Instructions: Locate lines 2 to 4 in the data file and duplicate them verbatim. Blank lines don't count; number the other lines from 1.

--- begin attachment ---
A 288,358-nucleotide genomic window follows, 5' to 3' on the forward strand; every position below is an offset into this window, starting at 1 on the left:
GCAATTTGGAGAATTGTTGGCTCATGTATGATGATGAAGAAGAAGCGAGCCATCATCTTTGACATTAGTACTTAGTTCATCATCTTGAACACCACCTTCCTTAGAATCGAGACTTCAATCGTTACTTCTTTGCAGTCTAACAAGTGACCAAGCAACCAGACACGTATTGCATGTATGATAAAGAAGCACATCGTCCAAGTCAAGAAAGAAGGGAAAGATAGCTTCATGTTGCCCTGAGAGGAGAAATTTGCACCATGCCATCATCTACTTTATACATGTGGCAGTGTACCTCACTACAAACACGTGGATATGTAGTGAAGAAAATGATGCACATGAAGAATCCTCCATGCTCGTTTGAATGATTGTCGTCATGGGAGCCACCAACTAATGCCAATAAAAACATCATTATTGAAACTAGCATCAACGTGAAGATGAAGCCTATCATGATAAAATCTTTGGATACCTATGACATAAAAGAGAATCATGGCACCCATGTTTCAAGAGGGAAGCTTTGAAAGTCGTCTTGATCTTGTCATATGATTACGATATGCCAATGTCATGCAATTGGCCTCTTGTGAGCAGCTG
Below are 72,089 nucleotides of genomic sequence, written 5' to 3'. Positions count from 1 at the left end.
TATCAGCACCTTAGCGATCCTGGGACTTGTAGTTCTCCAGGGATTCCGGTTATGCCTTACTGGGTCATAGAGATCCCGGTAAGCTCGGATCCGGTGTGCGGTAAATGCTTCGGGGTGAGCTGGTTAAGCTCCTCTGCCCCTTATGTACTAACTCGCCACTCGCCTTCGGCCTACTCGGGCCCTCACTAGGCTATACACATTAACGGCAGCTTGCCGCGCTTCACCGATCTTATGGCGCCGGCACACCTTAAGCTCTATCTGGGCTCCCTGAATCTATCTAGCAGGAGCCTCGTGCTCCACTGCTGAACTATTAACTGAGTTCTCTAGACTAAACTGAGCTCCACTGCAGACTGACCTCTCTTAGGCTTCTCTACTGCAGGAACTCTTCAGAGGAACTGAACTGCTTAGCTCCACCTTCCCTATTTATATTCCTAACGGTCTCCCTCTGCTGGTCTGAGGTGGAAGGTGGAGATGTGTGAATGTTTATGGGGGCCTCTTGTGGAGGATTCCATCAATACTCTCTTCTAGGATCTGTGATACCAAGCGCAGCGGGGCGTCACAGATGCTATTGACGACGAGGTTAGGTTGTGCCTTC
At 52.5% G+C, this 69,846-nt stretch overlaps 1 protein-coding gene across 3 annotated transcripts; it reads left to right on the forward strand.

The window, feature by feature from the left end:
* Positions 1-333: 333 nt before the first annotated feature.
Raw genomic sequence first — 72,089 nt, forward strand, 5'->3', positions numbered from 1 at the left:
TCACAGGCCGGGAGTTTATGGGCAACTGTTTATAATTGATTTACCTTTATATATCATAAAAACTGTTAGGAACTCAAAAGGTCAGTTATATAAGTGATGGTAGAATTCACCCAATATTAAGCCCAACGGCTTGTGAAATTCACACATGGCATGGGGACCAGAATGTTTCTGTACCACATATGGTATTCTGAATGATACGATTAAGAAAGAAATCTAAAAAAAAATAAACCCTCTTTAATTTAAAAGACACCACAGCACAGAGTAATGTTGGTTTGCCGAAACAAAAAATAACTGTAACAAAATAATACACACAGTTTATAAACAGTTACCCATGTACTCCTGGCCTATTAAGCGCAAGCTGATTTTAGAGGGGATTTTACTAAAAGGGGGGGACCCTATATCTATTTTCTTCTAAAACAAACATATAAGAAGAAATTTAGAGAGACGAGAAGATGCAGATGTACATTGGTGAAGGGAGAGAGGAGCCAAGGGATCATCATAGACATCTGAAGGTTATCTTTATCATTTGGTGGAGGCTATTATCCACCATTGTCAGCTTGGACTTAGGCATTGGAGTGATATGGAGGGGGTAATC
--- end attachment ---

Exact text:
GCAATTTGGAGAATTGTTGGCTCATGTATGATGATGAAGAAGAAGCGAGCCATCATCTTTGACATTAGTACTTAGTTCATCATCTTGAACACCACCTTCCTTAGAATCGAGACTTCAATCGTTACTTCTTTGCAGTCTAACAAGTGACCAAGCAACCAGACACGTATTGCATGTATGATAAAGAAGCACATCGTCCAAGTCAAGAAAGAAGGGAAAGATAGCTTCATGTTGCCCTGAGAGGAGAAATTTGCACCATGCCATCATCTACTTTATACATGTGGCAGTGTACCTCACTACAAACACGTGGATATGTAGTGAAGAAAATGATGCACATGAAGAATCCTCCATGCTCGTTTGAATGATTGTCGTCATGGGAGCCACCAACTAATGCCAATAAAAACATCATTATTGAAACTAGCATCAACGTGAAGATGAAGCCTATCATGATAAAATCTTTGGATACCTATGACATAAAAGAGAATCATGGCACCCATGTTTCAAGAGGGAAGCTTTGAAAGTCGTCTTGATCTTGTCATATGATTACGATATGCCAATGTCATGCAATTGGCCTCTTGTGAGCAGCTG
Below are 72,089 nucleotides of genomic sequence, written 5' to 3'. Positions count from 1 at the left end.
TATCAGCACCTTAGCGATCCTGGGACTTGTAGTTCTCCAGGGATTCCGGTTATGCCTTACTGGGTCATAGAGATCCCGGTAAGCTCGGATCCGGTGTGCGGTAAATGCTTCGGGGTGAGCTGGTTAAGCTCCTCTGCCCCTTATGTACTAACTCGCCACTCGCCTTCGGCCTACTCGGGCCCTCACTAGGCTATACACATTAACGGCAGCTTGCCGCGCTTCACCGATCTTATGGCGCCGGCACACCTTAAGCTCTATCTGGGCTCCCTGAATCTATCTAGCAGGAGCCTCGTGCTCCACTGCTGAACTATTAACTGAGTTCTCTAGACTAAACTGAGCTCCACTGCAGACTGACCTCTCTTAGGCTTCTCTACTGCAGGAACTCTTCAGAGGAACTGAACTGCTTAGCTCCACCTTCCCTATTTATATTCCTAACGGTCTCCCTCTGCTGGTCTGAGGTGGAAGGTGGAGATGTGTGAATGTTTATGGGGGCCTCTTGTGGAGGATTCCATCAATACTCTCTTCTAGGATCTGTGATACCAAGCGCAGCGGGGCGTCACAGATGCTATTGACGACGAGGTTAGGTTGTGCCTTC